The Boston Red Sox produced a stunning late rally to defeat the Los Angeles Dodgers 9-6 and move to the brink of their ninth World Series crown on Saturday.
First baseman Steve Pearce smashed a game-tying home run in the eighth inning and then belted a three-run double in the top of the ninth to cap a superb fightback from Boston, who now lead the best-of-seven series 3-1.
The Red Sox, who can clinch the Major League Baseball crown with victory in game five at Dodger Stadium on Sunday, had earlier trailed 4-0 after Yasiel Puig’s three-run homer put the Dodgers ahead in the sixth inning.
Less than three weeks after he was booed off the field by the Fenway Park faithful after surrendering three runs in 1 2/3 innings to the New York Yankees, Price has changed the narrative around his postseason shortcomings, as well as his underwhelming tenure with the Red Sox, by delivering when Boston have needed him most.
He finally broke through by winning his first playoff start in the clincher against the Houston Astros in the American League Championship Series, tossing six scoreless innings in Game 5 to send the Red Sox to the World Series.
If that performance was redemption, Wednesday’s outing to give Boston a 2-0 lead over the Los Angeles Dodgers – in front of many of the same fans that have booed and criticised him – was the icing on the cake.
Price wasn’t as sharp this time around on a blistering cold night at Fenway, but he gamely battled through tough spots – including a bases-loaded jam in the fourth – to only allow two runs over six innings of work for another win.
“It’s huge,” Price said of his effort. “This is the biggest stage in baseball. There’s no other stage that’s going to be bigger than pitching in a World Series game, unless it’s Game 7 of the World Series. To be able to do that, it feels good, for sure.”
Coming through on the biggest stage is what Red Sox Nation envisioned Price would do when he signed a mammoth seven-year, $217 million deal in the winter of 2015.
Instead, the past three years saw Price almost run out of town. Part of that was his own doing as he posted number not befitting a frontline ace, while also being prickly at times with those outside the clubhouse, including a confrontation with Red Sox announcer Dennis Eckersley on a team flight last season. But it’s not as if he’s been bad in the regular season – his 39-19 record and 3.74 earned run average during his time in Boston haven’t been disastrous.
However, postseason performance is what Red Sox players are often judged by, and up until Price’s past two starts, he hadn’t had a signature moment.
Now he does. Not just one, but two in what could be one of the most memorable seasons not only in the team’s history, but in Boston sports history.
The job isn’t done yet, but it’s possible Price doesn’t pitch again this year and the next time Boston fans see him is when he’s on a Duck Boat for the championship parade.
As nothing less than a beloved figure.
What started as a marquee pitching match-up in Game 1 of the World Series quickly evolved into a contest where all the little things mattered.
The Boston Red Sox held serve at home with an 8-4 win, and more than their star power on the mound or at the plate, it was their timely execution – and the Los Angeles Dodgers’ failure to do the same – that decided the opener.
Ultimately, neither Chris Sale nor Clayton Kershaw factored into the result, despite it being the first meeting of seven-time All-Stars in a World Series opener. The two aces lasted just four innings on a night where both were at less than their best, with Kershaw surrendering five runs and Sale allowing three.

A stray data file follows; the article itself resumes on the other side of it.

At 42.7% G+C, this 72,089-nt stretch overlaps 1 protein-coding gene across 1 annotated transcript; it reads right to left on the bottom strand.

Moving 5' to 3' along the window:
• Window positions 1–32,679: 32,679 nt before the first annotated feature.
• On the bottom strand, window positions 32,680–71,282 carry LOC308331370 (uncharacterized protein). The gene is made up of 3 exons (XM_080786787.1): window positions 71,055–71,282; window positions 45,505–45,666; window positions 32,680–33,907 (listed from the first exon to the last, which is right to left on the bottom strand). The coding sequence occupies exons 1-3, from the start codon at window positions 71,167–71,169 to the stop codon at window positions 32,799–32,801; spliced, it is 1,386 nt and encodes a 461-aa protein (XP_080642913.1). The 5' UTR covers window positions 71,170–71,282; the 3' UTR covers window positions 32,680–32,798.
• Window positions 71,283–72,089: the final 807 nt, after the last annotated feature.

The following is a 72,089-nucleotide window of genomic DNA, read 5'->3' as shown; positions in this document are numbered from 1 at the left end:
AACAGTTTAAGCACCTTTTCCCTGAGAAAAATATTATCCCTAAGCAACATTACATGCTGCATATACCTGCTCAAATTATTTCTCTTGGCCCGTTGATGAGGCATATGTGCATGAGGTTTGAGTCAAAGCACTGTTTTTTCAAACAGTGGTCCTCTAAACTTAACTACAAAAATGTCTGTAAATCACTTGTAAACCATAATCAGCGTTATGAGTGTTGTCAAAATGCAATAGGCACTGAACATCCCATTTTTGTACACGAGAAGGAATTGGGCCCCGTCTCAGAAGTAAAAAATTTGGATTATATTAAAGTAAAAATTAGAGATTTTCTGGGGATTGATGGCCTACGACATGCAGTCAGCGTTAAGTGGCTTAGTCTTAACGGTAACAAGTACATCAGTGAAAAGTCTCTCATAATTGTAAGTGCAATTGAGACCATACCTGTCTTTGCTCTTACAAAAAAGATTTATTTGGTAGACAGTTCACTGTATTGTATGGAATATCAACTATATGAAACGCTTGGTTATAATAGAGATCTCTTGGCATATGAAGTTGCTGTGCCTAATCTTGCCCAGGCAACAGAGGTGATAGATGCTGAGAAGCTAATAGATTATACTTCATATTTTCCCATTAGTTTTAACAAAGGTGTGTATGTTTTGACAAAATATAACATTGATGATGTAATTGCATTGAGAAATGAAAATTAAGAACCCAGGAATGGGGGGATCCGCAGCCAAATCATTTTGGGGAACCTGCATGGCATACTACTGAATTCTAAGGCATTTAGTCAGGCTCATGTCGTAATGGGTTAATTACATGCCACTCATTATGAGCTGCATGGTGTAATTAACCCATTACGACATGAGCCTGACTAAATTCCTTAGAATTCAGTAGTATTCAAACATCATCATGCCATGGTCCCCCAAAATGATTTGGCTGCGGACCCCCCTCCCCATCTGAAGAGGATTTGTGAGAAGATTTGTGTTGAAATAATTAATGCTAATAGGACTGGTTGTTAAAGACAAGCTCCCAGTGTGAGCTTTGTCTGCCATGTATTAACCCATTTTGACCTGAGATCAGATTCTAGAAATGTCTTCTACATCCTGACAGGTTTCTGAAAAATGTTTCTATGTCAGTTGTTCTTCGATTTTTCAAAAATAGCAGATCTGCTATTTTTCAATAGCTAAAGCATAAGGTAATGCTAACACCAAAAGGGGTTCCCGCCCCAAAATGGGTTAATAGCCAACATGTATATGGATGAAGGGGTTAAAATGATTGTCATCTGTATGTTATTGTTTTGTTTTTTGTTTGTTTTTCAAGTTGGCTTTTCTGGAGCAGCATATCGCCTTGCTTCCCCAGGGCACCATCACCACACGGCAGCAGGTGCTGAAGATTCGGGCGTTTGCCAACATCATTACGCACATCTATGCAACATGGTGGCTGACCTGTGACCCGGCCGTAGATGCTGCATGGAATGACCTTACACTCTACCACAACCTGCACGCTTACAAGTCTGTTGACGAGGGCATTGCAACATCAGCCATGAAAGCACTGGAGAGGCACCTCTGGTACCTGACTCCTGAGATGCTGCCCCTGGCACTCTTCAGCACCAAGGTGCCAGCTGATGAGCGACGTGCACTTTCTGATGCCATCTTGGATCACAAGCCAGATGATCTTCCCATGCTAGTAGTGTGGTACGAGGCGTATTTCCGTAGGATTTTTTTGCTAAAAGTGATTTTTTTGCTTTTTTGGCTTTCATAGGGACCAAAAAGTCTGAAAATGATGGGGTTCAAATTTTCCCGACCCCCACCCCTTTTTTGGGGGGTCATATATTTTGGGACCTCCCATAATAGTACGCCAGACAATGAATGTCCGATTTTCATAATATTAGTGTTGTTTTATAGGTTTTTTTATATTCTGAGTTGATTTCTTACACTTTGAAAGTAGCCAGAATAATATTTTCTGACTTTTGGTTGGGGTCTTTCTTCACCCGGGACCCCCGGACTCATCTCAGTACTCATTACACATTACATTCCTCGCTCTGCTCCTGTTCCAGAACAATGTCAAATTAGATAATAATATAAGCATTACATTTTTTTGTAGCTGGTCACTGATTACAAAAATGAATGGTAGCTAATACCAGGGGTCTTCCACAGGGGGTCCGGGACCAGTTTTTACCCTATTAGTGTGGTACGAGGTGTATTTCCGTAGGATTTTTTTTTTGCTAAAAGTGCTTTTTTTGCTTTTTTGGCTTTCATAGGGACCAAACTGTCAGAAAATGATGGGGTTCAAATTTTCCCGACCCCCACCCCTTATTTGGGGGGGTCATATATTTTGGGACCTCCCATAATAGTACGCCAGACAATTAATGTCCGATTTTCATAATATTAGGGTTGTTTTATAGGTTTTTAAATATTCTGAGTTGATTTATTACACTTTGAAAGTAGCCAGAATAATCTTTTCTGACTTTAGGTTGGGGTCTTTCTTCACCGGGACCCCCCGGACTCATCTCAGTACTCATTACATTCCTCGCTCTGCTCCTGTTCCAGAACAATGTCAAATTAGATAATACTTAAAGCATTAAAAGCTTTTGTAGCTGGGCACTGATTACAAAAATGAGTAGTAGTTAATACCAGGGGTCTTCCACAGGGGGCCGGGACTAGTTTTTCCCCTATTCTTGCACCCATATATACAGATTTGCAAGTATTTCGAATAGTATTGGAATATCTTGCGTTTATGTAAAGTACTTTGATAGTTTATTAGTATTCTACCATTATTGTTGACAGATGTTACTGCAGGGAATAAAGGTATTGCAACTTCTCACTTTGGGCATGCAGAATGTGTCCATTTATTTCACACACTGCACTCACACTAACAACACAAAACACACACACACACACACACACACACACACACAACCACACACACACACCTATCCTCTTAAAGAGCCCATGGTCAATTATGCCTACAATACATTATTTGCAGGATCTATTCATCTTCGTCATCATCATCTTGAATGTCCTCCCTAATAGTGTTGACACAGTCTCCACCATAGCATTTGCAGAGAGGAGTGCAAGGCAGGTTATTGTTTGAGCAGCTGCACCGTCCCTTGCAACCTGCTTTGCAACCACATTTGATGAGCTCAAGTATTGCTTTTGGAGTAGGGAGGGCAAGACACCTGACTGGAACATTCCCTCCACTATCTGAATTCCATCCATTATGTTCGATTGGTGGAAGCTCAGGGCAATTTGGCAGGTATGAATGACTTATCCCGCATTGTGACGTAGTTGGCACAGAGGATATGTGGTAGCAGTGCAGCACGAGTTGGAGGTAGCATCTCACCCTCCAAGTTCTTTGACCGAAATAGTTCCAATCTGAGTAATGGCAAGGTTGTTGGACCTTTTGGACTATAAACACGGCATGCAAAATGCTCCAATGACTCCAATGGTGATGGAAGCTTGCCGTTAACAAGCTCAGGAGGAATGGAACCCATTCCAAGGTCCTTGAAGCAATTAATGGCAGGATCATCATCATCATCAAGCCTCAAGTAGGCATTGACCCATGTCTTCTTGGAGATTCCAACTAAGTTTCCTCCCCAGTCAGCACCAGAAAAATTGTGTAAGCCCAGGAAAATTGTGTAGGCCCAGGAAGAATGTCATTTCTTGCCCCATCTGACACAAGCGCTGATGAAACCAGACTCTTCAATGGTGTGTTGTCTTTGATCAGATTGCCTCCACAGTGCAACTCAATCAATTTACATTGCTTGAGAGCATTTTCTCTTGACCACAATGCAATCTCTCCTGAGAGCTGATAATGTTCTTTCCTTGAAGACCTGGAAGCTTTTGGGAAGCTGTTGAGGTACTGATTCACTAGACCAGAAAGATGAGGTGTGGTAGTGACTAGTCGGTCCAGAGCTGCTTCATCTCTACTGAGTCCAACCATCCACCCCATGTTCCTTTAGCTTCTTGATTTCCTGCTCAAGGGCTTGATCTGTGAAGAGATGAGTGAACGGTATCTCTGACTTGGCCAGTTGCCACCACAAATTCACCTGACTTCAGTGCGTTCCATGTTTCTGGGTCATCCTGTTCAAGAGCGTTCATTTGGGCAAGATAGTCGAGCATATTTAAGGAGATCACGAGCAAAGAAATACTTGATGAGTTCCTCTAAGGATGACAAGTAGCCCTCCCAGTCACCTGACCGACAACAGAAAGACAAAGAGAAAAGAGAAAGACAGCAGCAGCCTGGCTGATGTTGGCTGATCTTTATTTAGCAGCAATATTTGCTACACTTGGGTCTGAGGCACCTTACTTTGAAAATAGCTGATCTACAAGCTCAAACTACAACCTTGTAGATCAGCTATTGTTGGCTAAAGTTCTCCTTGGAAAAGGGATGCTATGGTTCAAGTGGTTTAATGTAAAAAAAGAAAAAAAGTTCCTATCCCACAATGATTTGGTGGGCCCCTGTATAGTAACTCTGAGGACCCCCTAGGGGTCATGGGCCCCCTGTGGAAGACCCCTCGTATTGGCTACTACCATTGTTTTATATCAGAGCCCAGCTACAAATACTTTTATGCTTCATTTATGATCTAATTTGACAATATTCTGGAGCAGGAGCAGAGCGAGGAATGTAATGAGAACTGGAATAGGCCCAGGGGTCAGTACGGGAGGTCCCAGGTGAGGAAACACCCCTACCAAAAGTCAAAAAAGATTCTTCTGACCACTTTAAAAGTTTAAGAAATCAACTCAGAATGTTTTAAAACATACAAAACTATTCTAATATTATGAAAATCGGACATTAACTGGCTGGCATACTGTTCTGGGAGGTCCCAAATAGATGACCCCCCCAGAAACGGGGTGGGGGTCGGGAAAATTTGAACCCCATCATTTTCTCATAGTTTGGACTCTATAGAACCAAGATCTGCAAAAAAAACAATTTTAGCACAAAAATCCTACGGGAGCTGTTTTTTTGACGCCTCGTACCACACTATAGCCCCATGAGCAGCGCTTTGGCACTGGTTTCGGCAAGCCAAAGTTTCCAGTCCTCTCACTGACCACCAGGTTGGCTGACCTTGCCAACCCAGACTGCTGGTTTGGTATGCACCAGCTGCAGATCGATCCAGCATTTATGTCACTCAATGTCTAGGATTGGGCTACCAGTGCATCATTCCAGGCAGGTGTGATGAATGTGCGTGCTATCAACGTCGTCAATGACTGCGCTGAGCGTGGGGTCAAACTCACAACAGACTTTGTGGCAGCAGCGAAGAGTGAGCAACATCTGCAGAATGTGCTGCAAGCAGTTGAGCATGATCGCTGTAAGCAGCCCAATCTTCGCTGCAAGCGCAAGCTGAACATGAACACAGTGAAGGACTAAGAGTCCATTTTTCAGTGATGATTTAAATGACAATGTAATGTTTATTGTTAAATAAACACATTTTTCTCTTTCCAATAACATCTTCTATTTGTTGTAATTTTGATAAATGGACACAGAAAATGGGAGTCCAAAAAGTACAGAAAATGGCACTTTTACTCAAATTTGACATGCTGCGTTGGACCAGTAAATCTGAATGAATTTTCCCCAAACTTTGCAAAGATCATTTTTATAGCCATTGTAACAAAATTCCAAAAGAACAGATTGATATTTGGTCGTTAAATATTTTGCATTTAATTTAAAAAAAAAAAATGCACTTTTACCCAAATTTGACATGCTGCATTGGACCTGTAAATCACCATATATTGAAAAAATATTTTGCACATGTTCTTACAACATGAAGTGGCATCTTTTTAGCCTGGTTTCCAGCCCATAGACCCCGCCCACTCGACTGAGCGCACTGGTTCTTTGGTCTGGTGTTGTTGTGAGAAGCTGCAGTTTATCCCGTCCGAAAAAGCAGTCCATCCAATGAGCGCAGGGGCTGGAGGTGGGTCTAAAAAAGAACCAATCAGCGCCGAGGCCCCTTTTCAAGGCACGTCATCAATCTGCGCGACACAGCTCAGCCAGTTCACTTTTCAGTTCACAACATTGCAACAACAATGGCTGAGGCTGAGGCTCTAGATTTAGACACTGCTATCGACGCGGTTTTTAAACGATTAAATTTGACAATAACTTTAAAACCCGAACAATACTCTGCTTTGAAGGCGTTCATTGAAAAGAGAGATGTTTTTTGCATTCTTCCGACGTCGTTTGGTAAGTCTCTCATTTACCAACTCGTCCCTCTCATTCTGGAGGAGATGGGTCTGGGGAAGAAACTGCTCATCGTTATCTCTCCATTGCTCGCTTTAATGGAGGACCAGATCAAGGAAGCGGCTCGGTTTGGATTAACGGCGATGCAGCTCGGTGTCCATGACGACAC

The bullpen played a larger role than expected and while the Red Sox relievers were nearly flawless in shutting down the Dodgers’ lineup over five innings, Los Angeles’ arms couldn’t contain the damage.
But other than the knockout blow delivered by Eduardo Nunez on his pinch-hit three-run home run in the seventh inning, much of that damage could have been avoided for the Dodgers.
They failed to turn two potential inning-ending double plays – on Steve Pearce in the third and on Xander Bogaerts in the fifth – that led to three runs.
Los Angeles also couldn’t grab hold of a couple fly balls that ended up costing them runs. The first came when Mookie Betts, in his lead-off at-bat, popped one up in foul territory, which first baseman David Freese couldn’t corral. Four pitches later, Betts singled before stealing second base and scoring on Andrew Benintendi’s hit.
In the seventh, Benintendi was gifted a double when left fielder Joc Pederson and third baseman Justin Turner couldn’t converge on a shallow fly ball. Four batters later, Nunez cleared the Green Monster to give Boston a four-run cushion.
The Nunez bomb was another example of the Red Sox being rewarded for paying attention to the details.
When Dodgers manager Dave Roberts replaced right-handed pitcher Pedro Baez with lefty Alex Wood to face the left-handed hitting Rafael Devers, Boston manager Alex Cora countered by pinch-hitting Nunez. The decision was far from a slam dunk as Nunez was hitting just .188 with one extra-base hit in the postseason, while Devers’ bat had been key.
But as he had been doing all playoffs, Cora pushed the right button once again and the Red Sox claimed a relatively comfortable win to take another step towards a title.
Boston are a deep, talented squad with players who can change the game on any given night – Benintendi’s four-hit performance was more evidence of that.
The reason they were the best team in baseball this season, however, extends beyond the richness of their roster. Whether it’s been two-out hitting, base-running or managerial decisions, the Red Sox have thrived all-around.
The Dodgers will have to meet that standard – or hope Boston suddenly start beating themselves – if they want to make this a competitive series, beginning with Game 2 on Wednesday.